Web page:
Removing the flags is already more challenging, and the easyness of the removal depends on whether your camera moves or stays steadily. If your camera is steady, then import one frame to Photoshop, and use what ever tools you have there to remove the flags. Then create an image (having precisely the resolution of your video) covering the flags on a blue/green/white background.

Import this image to Premiere, overlay the Photoshop image with your video and use keying. The very idea is that the image created with Photoshop covers the flags and the poles of the video but nothing else.

Does this help at all?
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Old September 18th, 2004, 04:49 AM   #1059
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Thank you for your reply Lauri, it sure helped us! However I have some questions left:

If you import a frame from photoshop into Premiere, and overlay it, isn't that giving problems with an object in the movie that's moving? For example a person who is walking on the grass...Doesn't that gives as result that the object doesn't look clear, because of the overlay?

I also heard from a teacher that you can fix everything automatic, even when the camera moves...Is this correct or did he ment something else?

Thank you,
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Old September 18th, 2004, 05:53 AM   #1060
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You might want to re-set the preferences file. Ctrl+Shift while opening premiere. Or finding the prem60.prf file and renaming it.

Title deco was only supplied if you purchased a Pinnacle capture card with premiere.

Are you using a DV500 Michael?

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Old September 18th, 2004, 09:27 AM   #1061
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Title Deko was also supplied in the U.S. with the Matrox 2000 and 2500 editing bundle that included Premiere. I never liked it much although it did have some interesting fonts. The Premiere 6.5 package had the new adobe titler that in my opinion was much better. I never had the problem descibed with any of these versions.


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Old September 18th, 2004, 01:40 PM   #1062
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Nope, just have 6.0, a Sony VAIO laptop, and the VX2100. No DV500.

(Although it's annoying to wait for rendering of effects, particularly color-correction and blur effects, I'm surprised by how functional my P3 750mhz machine can be.)

I don't have a full-blown version of TitleDeko, just the slightly crippled version shipped with Premiere 6.0. I prefer it to the regular Premiere titler for anything fancy (e.g. a credits roll).

It doesn't seem that the choice of titler makes much difference, however. I can import a static image from Photoshop, super it with luminance keying, and I'll see the dimming-down that I describe.

I don't understand how resetting my preferences would affect this behavior. What would that do for me?

Thanks all for the thoughts so far!

Michael Bernstein, actor & film maker.
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Old September 18th, 2004, 02:29 PM   #1063
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As I recall, there is a Sony codec on Sony PCs that cause a problem with luminence.

You have to stop using that codec and use a standard Microsoft codec.

To check this, select a DV captured clip in your project window, right-click it and select Properties. Scroll down to the section listed as Video track 1. At the bottom of this section you'll see a listing for "Compressor:". If this section says ANYTHING other than just 'dvsd' (such as 'dsvd', Angel Potion, or 'dvsd', Grand Tech, etc.) then you've got a codec you'll want to remove from your system. Search out the associated codec .dll file and delete it from your computer. There are generally Adobe tech docs or other web docs that can help you figure out what files you'll need to kill and where they usually reside. Just do a web search on the codec name.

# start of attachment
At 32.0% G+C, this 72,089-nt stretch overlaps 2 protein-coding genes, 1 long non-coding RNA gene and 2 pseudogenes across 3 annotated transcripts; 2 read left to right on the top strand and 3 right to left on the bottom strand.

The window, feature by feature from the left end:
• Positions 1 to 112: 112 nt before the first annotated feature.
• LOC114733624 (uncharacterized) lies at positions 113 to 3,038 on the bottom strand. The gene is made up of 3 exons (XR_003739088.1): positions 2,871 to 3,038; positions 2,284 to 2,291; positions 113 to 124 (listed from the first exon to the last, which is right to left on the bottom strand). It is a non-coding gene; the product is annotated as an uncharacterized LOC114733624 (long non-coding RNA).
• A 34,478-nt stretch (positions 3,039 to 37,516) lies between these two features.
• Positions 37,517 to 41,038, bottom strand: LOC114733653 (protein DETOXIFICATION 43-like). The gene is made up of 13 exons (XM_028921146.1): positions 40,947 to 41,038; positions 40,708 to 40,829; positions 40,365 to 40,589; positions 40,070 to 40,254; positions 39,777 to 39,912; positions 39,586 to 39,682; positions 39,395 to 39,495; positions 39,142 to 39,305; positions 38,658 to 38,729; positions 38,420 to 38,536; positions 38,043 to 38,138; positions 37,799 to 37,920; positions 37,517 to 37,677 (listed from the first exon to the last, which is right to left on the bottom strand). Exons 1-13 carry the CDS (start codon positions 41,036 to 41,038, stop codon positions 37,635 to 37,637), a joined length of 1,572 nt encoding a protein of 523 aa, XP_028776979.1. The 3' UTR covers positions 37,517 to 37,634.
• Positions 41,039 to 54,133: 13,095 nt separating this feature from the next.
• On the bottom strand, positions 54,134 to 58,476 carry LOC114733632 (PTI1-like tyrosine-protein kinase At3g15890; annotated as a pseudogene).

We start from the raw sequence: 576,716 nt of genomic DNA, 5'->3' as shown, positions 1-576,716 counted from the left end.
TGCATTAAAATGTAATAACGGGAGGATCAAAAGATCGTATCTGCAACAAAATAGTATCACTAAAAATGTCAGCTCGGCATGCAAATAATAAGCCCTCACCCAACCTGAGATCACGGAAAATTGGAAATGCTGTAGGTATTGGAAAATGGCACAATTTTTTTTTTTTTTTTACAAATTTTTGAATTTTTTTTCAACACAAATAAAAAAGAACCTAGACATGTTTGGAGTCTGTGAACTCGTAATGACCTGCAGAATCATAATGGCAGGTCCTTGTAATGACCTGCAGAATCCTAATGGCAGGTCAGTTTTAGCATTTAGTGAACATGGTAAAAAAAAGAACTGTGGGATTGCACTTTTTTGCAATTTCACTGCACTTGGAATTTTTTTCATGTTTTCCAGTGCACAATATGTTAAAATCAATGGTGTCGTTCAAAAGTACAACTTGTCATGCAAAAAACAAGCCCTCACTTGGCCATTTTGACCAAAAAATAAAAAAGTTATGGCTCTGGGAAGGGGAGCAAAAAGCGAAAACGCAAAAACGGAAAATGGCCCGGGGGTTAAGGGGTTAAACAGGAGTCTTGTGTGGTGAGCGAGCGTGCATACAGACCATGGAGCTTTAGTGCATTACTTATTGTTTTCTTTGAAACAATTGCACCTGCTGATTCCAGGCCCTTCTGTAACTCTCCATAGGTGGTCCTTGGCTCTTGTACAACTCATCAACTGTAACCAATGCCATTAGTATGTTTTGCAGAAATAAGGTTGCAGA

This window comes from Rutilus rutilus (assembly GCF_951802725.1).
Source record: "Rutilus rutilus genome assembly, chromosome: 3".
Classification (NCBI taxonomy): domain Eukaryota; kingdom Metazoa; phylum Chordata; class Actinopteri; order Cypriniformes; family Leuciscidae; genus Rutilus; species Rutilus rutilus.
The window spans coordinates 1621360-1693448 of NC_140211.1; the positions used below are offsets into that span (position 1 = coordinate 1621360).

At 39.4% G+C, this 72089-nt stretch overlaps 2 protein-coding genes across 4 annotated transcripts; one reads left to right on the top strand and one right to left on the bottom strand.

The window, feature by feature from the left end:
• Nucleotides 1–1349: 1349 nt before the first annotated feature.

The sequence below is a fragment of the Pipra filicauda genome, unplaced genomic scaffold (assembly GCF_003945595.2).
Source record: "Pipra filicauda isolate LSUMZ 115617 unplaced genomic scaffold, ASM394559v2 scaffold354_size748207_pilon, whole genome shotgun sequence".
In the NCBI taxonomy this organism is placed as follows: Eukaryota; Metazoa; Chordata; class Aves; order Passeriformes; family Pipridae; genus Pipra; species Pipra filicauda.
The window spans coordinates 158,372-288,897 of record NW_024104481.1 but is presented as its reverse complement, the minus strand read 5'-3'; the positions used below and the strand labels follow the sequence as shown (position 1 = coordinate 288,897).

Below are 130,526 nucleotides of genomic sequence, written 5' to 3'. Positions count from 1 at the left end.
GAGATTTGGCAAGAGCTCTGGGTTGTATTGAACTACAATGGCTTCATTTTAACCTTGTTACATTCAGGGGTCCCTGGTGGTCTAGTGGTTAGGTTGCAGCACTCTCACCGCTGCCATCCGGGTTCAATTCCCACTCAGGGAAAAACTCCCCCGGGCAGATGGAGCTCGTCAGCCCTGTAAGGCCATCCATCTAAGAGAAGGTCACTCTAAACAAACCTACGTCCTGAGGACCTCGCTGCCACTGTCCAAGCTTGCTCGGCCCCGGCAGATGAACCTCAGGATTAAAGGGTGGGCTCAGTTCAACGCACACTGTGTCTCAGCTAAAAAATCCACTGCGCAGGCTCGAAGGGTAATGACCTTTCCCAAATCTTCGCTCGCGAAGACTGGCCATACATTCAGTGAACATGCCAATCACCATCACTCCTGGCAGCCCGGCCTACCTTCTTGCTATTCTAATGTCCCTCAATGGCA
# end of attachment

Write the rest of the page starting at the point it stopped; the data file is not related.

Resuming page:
Edit the Prem60.ini file to prevent Premiere from using the Sony DV codec, and then export video. (The Sony DV codec remains enabled for use in applications other than Premiere.)

To edit the Prem60.ini file to prevent Premiere from using the Sony DV codec:

Note: You shouldn't follow this procedure if you use a non-OHCI capture system, which typically requires an ICM codec.

1. Exit from Premiere 6.x.
2. Open the Prem60.ini file in a text editor, such as Notepad. The default location for the prem60.ini file is Program Files/Adobe/Premiere [version].
3. Add the following lines to the end of the file:


4. Save and close the file.
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Old September 18th, 2004, 11:31 PM   #1064
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There are programs out there which can do motion tracking. Basically they lock onto a certain part of the image and can:
A- make the whole shot steady
B- make everything that's superimposed onto your original footage follow along with the original footage. You can use this to superimpose a logo onto a building. You can also superimpose the original background onto the iamge to remove unwanted moving objects. I suppose you can also remove unwanted static objects if you create a replacement image in Photoshop.

Pixeldust is one software that does this:
(check out the movies)

Boris Red also does this.

2- The programs above do automatic motion tracking. You tell them to lock onto a certain area of the video, and they try to figure out where that area moved to in the next area of the image. Usually you select something with a high contrast edge, like the corner of a building against the sky.

You could manually do motion tracking with keyframes. I suppose this isn't too time consuming.
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Old September 19th, 2004, 02:10 AM   #1065
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Glenn made the point, and there's not much to add there.

The principle is: a video footage is a two dimensional projection of the three dimensiona space onto a plane. This means, without any information of how the camera has moved, of the focal length etc., it is not possible to automatically to overlay anything above the original footage matching properly with the image. Some additional information is a necessity.

Now, what you can do is, pick frames say once every two or three seconds and make them to match properly. Then interpolate between these frames, which is to say, make the overlaying object to transform automatically between your chosen (key) frames. Premiere has all the tools for this; you will probably need to scale, rotate, and/or skew.

Hope this helps you Anton.